Our finding pertained to the transition from this earlier occupational episode to the subsequent one, a transition that we date to roughly the same time (or perhaps just slightly earlier) as the aforementioned remodeling of Platform 11. During its earliest building episode, the room-patio complex on Terrace 57 was composed of a series of rooms around a central patio. The north room in this group had an altar or shrine at the front (facing the patio) of the room. When this complex was remodeled, the nature of this room changed, so that the altar was built over and an adobe wall separated the room from the patio.

As we scraped this room’s plaster floor, we noted that when the altar was covered, a Zapotec urn that likely sat on the altar was buried under the floor as an offering. What made this urn intriguing was that only the lower half of the vessel was buried, having been broken from the top of the urn, which must have been deposited elsewhere. As with the burnt El Palmillo urn fragments, the missing urn parts included the featured individual’s face. To add to the mystery, a chert projectile point was stuck inside the vase cavity of this vessel where the head might have been expected (See urn photo).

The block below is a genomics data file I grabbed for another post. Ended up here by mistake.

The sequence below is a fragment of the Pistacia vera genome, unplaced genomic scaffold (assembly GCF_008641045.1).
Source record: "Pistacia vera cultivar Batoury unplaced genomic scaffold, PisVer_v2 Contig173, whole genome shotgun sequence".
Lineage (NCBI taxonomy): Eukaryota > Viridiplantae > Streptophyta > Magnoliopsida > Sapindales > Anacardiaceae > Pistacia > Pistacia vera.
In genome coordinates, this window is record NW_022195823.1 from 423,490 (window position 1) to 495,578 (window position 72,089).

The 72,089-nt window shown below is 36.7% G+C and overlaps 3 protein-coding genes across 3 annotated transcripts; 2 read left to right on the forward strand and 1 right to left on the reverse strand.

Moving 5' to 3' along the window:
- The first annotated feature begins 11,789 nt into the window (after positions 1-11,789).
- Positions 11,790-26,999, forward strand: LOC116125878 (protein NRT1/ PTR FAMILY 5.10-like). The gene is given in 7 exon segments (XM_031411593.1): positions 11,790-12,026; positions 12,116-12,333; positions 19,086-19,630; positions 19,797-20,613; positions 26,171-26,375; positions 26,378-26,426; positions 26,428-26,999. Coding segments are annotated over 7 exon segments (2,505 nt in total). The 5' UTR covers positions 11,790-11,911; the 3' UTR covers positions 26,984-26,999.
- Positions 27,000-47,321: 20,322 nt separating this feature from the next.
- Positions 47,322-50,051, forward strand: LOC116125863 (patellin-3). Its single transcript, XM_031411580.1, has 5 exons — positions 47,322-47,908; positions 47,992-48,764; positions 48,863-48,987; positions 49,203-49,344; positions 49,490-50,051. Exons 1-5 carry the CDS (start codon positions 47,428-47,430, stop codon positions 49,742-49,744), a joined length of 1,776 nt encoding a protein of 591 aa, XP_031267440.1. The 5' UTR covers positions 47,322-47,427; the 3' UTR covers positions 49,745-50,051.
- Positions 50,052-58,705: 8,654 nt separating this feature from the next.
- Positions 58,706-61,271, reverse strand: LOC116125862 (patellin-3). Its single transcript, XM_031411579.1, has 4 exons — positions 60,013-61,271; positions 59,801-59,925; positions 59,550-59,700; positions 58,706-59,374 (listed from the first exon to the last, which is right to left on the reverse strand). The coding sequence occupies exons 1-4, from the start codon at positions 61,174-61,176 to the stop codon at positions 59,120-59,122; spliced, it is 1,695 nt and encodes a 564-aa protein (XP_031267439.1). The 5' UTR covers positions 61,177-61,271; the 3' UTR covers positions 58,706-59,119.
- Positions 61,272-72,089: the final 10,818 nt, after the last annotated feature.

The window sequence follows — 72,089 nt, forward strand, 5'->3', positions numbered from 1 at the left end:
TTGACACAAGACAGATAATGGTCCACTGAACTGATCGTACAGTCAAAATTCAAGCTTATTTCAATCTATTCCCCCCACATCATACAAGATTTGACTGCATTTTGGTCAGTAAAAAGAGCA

The scientific jury remains out regarding whether these two findings of purposeful urn destruction in the Late Classic period can help decipher what happened to the iconic Oaxacan vessels and why they stopped being made. Nevertheless, the intentional breaking of these vessels and then using them in offerings (but without their most representational parts) does seem to reflect a possible shift in the ways that urns were ritually used and curated over time. Perhaps, over time and with more research, we'll gain greater insights into the demise of the Zapotec urn and how it may have been linked to other shifts in the lifeways and organization of the prehispanic Valley of Oaxaca.